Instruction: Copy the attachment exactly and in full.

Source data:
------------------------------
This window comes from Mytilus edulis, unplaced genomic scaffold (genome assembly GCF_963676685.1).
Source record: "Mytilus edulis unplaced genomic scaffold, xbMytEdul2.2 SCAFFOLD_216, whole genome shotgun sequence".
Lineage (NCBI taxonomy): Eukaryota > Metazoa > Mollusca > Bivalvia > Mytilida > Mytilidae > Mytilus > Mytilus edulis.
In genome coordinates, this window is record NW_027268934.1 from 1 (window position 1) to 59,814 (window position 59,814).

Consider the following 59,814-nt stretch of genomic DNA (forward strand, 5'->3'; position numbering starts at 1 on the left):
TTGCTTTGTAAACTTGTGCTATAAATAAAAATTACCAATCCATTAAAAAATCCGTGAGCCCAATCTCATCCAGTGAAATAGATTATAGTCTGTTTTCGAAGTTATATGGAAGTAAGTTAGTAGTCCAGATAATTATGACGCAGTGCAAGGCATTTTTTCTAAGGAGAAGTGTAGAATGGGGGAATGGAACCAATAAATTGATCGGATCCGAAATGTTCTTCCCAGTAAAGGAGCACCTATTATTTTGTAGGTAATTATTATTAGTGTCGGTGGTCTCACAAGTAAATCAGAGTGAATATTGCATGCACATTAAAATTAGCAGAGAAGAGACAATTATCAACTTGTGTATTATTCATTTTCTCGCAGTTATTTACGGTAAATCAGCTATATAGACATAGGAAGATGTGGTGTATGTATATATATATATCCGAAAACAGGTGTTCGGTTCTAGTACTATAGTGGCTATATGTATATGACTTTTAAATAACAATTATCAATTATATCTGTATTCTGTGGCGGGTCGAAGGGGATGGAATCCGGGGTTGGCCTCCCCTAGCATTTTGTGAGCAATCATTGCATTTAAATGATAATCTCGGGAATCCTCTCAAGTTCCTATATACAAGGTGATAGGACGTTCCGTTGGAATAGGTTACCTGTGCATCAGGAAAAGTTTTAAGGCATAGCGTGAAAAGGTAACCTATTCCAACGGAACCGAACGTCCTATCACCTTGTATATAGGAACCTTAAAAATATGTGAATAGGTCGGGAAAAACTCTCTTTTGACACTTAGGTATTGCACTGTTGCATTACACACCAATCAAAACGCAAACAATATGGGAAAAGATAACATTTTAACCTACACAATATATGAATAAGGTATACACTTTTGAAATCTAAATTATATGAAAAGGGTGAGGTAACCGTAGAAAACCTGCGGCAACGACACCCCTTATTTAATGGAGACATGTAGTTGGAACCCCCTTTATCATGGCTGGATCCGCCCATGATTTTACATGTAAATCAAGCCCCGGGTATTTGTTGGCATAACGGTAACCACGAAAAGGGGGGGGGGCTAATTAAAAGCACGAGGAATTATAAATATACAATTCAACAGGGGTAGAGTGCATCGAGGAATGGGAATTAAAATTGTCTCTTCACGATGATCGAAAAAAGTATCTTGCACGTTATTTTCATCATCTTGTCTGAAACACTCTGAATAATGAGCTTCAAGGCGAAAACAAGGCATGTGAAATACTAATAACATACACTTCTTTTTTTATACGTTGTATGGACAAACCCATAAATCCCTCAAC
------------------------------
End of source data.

This window comes from Mytilus edulis, unplaced genomic scaffold (genome assembly GCF_963676685.1).
Source record: "Mytilus edulis unplaced genomic scaffold, xbMytEdul2.2 SCAFFOLD_216, whole genome shotgun sequence".
Lineage (NCBI taxonomy): Eukaryota > Metazoa > Mollusca > Bivalvia > Mytilida > Mytilidae > Mytilus > Mytilus edulis.
In genome coordinates, this window is record NW_027268934.1 from 1 (window position 1) to 59,814 (window position 59,814).

Consider the following 59,814-nt stretch of genomic DNA (forward strand, 5'->3'; position numbering starts at 1 on the left):
TTGCTTTGTAAACTTGTGCTATAAATAAAAATTACCAATCCATTAAAAAATCCGTGAGCCCAATCTCATCCAGTGAAATAGATTATAGTCTGTTTTCGAAGTTATATGGAAGTAAGTTAGTAGTCCAGATAATTATGACGCAGTGCAAGGCATTTTTTCTAAGGAGAAGTGTAGAATGGGGGAATGGAACCAATAAATTGATCGGATCCGAAATGTTCTTCCCAGTAAAGGAGCACCTATTATTTTGTAGGTAATTATTATTAGTGTCGGTGGTCTCACAAGTAAATCAGAGTGAATATTGCATGCACATTAAAATTAGCAGAGAAGAGACAATTATCAACTTGTGTATTATTCATTTTCTCGCAGTTATTTACGGTAAATCAGCTATATAGACATAGGAAGATGTGGTGTATGTATATATATATATCCGAAAACAGGTGTTCGGTTCTAGTACTATAGTGGCTATATGTATATGACTTTTAAATAACAATTATCAATTATATCTGTATTCTGTGGCGGGTCGAAGGGGATGGAATCCGGGGTTGGCCTCCCCTAGCATTTTGTGAGCAATCATTGCATTTAAATGATAATCTCGGGAATCCTCTCAAGTTCCTATATACAAGGTGATAGGACGTTCCGTTGGAATAGGTTACCTGTGCATCAGGAAAAGTTTTAAGGCATAGCGTGAAAAGGTAACCTATTCCAACGGAACCGAACGTCCTATCACCTTGTATATAGGAACCTTAAAAATATGTGAATAGGTCGGGAAAAACTCTCTTTTGACACTTAGGTATTGCACTGTTGCATTACACACCAATCAAAACGCAAACAATATGGGAAAAGATAACATTTTAACCTACACAATATATGAATAAGGTATACACTTTTGAAATCTAAATTATATGAAAAGGGTGAGGTAACCGTAGAAAACCTGCGGCAACGACACCCCTTATTTAATGGAGACATGTAGTTGGAACCCCCTTTATCATGGCTGGATCCGCCCATGATTTTACATGTAAATCAAGCCCCGGGTATTTGTTGGCATAACGGTAACCACGAAAAGGGGGGGGGGCTAATTAAAAGCACGAGGAATTATAAATATACAATTCAACAGGGGTAGAGTGCATCGAGGAATGGGAATTAAAATTGTCTCTTCACGATGATCGAAAAAAGTATCTTGCACGTTATTTTCATCATCTTGTCTGAAACACTCTGAATAATGAGCTTCAAGGCGAAAACAAGGCATGTGAAATACTAATAACATACACTTCTTTTTTTATACGTTGTATGGACAAACCCATAAATCCCTCAAC